A strange name for a strange plant, even stranger is the other name it is known by, namely: Spathulopetalum dicupuae; I will stick to Caralluma. It has a different growth to what one normally associates with Stapelias: when they are going to flower, the stems elongate producing flowers along the extended growth. These elongated parts can be anything between 14 and 20 cm long and the flower lobes themselves are 2 cm long. There are about 15 species of this type of Caralluma found in Eastern Africa and one or two in India.
The plant comes from eastern Kenya around Archers post which is north of Isiolo. This is a very dry part of the country with only sporadic rainfall. It is also a very hot area, therefore the plant in cultivation must be kept at a high temperature all the year round, at least 15° C, but preferably warmer. Because it requires such high temperatures, it is a rare Stapeliad in cultivation. It can be grown in the full sun where it will get the red-mottling on the stems, otherwise it will remain green. They require very little water throughout the year, so it is best to use a very open compost with plenty of grit.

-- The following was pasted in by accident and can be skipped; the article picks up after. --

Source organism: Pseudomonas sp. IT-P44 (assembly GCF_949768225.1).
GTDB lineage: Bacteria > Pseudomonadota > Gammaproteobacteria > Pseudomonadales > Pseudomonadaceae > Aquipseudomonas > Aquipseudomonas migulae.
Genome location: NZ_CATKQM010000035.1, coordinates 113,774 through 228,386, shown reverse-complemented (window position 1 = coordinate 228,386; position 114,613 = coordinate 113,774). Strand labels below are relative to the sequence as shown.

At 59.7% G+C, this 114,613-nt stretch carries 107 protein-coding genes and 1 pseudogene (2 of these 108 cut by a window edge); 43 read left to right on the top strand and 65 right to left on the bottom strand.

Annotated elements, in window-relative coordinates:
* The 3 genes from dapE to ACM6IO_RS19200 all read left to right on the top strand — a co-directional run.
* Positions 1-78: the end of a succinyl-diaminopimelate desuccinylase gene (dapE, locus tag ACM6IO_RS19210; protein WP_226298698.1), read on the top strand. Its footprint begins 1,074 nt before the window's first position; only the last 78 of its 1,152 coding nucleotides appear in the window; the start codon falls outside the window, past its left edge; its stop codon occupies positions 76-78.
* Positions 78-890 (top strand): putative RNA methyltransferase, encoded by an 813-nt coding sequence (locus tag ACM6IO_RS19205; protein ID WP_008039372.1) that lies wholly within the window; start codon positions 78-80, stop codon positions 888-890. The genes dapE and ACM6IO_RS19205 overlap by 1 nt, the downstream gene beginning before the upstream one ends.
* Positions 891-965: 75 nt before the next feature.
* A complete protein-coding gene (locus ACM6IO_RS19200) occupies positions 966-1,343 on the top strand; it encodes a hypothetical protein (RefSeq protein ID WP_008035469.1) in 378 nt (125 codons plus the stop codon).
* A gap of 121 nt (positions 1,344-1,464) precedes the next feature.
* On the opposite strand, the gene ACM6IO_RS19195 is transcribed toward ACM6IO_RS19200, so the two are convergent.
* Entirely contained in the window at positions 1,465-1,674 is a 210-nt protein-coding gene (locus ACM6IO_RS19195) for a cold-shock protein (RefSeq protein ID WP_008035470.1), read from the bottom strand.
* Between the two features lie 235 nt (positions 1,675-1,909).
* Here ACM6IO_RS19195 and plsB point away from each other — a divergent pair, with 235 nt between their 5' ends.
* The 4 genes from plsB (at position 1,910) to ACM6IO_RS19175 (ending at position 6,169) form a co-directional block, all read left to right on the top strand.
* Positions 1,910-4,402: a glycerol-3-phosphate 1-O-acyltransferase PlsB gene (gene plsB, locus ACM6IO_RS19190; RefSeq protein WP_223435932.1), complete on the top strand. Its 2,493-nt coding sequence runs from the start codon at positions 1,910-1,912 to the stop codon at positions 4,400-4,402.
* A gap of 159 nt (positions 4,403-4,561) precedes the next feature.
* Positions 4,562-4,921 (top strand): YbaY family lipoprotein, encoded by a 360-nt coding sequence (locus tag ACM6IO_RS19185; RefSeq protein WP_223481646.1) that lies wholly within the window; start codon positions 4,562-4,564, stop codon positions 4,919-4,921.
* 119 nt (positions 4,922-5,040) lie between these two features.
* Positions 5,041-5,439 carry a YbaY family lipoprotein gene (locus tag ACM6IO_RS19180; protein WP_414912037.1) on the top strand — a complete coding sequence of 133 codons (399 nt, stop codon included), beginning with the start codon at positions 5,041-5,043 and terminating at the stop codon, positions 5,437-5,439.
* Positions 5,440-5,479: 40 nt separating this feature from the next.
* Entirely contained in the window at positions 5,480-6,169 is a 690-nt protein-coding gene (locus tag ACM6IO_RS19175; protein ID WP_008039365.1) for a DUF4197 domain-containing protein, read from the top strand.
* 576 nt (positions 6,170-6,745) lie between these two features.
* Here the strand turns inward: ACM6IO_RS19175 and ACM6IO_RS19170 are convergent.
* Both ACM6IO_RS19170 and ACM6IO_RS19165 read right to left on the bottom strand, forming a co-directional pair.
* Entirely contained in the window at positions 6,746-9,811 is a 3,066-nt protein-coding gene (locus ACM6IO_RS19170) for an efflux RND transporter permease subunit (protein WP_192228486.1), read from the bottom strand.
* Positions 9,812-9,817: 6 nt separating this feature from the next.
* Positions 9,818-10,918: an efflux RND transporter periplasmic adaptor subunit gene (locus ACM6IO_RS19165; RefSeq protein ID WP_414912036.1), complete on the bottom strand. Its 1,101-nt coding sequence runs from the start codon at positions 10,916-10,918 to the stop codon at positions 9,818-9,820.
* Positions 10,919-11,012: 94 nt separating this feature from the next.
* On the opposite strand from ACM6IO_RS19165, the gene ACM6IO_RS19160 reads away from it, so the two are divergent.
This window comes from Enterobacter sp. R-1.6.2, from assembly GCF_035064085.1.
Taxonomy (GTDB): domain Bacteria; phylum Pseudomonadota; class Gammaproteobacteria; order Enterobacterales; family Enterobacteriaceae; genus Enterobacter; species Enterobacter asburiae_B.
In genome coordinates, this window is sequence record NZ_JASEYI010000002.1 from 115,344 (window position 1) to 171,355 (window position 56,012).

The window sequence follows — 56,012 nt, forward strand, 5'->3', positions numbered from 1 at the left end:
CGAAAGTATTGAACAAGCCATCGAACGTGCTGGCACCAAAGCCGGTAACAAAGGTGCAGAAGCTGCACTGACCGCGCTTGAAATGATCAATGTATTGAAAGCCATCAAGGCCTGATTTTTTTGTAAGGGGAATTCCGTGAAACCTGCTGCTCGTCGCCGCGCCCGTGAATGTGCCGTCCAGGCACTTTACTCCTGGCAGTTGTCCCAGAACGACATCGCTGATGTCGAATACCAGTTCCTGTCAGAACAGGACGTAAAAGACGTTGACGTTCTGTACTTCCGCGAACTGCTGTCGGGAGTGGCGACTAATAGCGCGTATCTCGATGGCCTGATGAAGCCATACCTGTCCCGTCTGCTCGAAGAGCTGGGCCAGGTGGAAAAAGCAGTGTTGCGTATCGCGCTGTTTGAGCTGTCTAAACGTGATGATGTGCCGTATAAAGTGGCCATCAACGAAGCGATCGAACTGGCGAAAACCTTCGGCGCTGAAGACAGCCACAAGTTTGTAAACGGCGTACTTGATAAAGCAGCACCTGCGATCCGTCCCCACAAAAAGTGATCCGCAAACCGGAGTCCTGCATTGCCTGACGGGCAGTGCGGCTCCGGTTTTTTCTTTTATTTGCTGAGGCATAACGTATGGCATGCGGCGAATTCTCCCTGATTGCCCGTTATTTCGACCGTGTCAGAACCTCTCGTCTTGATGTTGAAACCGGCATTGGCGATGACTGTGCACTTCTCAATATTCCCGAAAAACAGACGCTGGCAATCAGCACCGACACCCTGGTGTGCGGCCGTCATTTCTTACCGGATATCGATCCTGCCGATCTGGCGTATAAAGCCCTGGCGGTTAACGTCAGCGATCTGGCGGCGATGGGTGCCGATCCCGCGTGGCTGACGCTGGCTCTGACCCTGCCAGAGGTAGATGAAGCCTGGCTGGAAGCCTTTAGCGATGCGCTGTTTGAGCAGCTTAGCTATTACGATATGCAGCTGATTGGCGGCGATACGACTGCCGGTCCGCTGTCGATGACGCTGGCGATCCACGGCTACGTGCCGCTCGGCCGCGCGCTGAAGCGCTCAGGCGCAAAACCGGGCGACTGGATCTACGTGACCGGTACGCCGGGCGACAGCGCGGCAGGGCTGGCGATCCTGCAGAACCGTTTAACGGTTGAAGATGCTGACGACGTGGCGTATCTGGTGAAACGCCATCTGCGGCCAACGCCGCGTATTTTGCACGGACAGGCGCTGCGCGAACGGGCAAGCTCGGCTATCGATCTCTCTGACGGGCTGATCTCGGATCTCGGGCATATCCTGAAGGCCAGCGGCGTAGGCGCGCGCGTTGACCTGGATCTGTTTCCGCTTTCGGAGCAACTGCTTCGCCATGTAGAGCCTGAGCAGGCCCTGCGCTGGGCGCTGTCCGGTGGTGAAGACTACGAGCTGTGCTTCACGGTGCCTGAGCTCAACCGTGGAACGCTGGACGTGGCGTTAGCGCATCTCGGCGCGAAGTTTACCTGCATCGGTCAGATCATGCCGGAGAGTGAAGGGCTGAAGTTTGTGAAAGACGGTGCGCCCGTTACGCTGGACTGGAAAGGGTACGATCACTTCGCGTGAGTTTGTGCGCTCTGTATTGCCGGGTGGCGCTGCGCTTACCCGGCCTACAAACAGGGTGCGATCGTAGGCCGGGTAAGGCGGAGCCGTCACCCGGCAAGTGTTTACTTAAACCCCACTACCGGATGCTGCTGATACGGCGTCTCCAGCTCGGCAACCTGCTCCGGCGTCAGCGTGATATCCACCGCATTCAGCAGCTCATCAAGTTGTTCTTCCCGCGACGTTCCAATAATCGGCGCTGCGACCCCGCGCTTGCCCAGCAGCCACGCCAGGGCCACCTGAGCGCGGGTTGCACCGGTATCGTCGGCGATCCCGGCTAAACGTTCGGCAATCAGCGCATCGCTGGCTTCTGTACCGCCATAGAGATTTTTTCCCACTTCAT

Caralluma dicapuae Archers post

Caralluma dicapuae Archers post

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